Randy Shaw: After last week’s budget deal, it is clear that Barack Obama, the Democratic Party, and progressives would all benefit from the President facing a primary challenge in 2012.
Paul Loeb: Most campuses are relatively quiet, with students inhabiting what a University of Wisconsin Green Bay student called “a bubble of insulation,” one that leaves crucial political debates barely visible in the distance.
Paul Loeb: For all the strengths of online engagement, people still need to gather together, eat, joke, flirt, tell their stories, attach names to faces, and ultimately build deeper levels of trust.
Paul Hogarth: Four years after the first netroots convention, the bloggers are back in Vegas – with an eye on the November 2010 elections. Voters still want change like they did in 2006 and 2008, but now that Democrats control both Congress and the White House there’s a real fear that Republicans could benefit.
Paul Hogarth: The anti-incumbent mood is not confined to the racist Tea Parties on the Right – but is just as potent on the Left, where progressives are disenchanted by a President who promised hope and change, only to capitulate to Joe Lieberman to pass a health care bill that requires us to all buy private insurance.
Tina Dupuy: Whitman has said that her cap on donating to her own campaign is $150 million dollars. She spent half of that on the primary. This is a governor’s race. One state. Just to put this into perspective, in 2008 John McCain spent $350 million total to run nationally for president. That’s all 50 states.
Robert Reich: Obama has no ass to kick until he’s in charge. Obama should take over BP’s rescue operation. That’s the only way the public can be sure all necessary resources are being put to the job, that public risks are being properly weighed, and it’s getting the truth.
Randy Shaw: The nonsense and political disinformation around the politics of the BP oil spill is stunning. Each day we are told that President Obama’s entire agenda has been undermined by BP’s reckless action, despite all evidence to the contrary.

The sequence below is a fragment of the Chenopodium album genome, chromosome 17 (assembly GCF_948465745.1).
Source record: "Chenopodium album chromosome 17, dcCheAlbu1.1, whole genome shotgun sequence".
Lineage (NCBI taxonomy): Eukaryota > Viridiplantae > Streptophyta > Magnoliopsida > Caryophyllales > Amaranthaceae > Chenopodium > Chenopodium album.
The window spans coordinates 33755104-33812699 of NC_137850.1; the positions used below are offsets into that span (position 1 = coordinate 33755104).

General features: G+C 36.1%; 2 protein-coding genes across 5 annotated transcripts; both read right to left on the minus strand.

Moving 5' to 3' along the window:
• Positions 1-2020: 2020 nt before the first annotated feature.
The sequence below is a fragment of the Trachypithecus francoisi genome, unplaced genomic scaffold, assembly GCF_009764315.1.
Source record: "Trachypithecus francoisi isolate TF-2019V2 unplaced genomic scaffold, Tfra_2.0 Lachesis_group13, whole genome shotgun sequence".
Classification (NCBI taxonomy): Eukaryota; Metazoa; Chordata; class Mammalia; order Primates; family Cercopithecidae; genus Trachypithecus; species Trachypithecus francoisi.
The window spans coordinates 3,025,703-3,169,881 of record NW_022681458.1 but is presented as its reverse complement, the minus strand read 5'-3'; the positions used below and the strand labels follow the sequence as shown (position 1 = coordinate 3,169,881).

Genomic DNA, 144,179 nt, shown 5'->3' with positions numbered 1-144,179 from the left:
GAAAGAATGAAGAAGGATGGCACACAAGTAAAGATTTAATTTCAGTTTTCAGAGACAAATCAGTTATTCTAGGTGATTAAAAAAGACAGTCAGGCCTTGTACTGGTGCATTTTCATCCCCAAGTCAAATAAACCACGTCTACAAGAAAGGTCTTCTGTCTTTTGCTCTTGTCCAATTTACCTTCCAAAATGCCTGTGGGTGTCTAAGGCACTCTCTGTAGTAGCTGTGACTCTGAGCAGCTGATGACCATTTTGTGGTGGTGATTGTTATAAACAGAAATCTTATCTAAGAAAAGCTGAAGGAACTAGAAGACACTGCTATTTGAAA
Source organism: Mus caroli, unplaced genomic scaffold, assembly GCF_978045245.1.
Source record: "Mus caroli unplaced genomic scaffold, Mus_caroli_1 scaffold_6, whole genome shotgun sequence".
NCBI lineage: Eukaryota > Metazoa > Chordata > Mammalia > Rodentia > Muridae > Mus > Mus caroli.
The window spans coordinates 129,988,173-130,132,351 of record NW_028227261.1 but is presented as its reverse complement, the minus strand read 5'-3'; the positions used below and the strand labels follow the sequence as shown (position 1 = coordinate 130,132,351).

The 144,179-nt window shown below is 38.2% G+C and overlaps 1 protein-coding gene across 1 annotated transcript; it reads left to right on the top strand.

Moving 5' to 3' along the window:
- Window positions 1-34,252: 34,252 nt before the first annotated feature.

Anthony Samad: The sophistication of the black voter is always called into question lately. The black community gets blamed when somebody’s issue (ballot initiative) doesn’t win or somebody’s candidate takes a fall…it’s the black voter’s fault. Voter turnout wasn’t high enough, or voters didn’t “get in” in time to make a difference. Most of the time, our community does get it.
Michele Waslin: Immigrant advocates will be asking themselves what role immigration played in the primaries. The fact is that the immigration issue probably plays a small role, if any. Quite frankly, Members don’t have much of a record on the issue for voters to base their votes on because Congress has been too scared to take on the issue and see what their constituents say about it. But the sentiments behind the immigration debate echo what we saw in the polls—the public has grown tired with inaction.
Paul Hogarth: But with no real competition among Democrats to replace Schwarzenegger, progressives have been nervous that Brown will not excite the base. This left much of the weekend’s drama on down-ballot races, where competitive primaries meant candidates for Lieutenant Governor and State Insurance Commissioner sought the Party’s endorsement going into June 8th. And while there’s much controversy around that process, it’s a good thing for Democrats.
Joseph Palermo: Peter Baker’s profile of White House Chief of Staff Rahm Emanuel in the New York Times Magazine raises some interesting questions about President Barack Obama’s top aide. For Emanuel, it seems that all politics are electoral politics. He wouldn’t know a social movement if he saw one.
In order to get anything meaningful through this session of Congress, then, the President will have to give Congressional Democrats far more leadership and more cover. Doing so is harder now than before the recess, when he was still basking in the afterglow of a honeymoon and 60% favorabilities.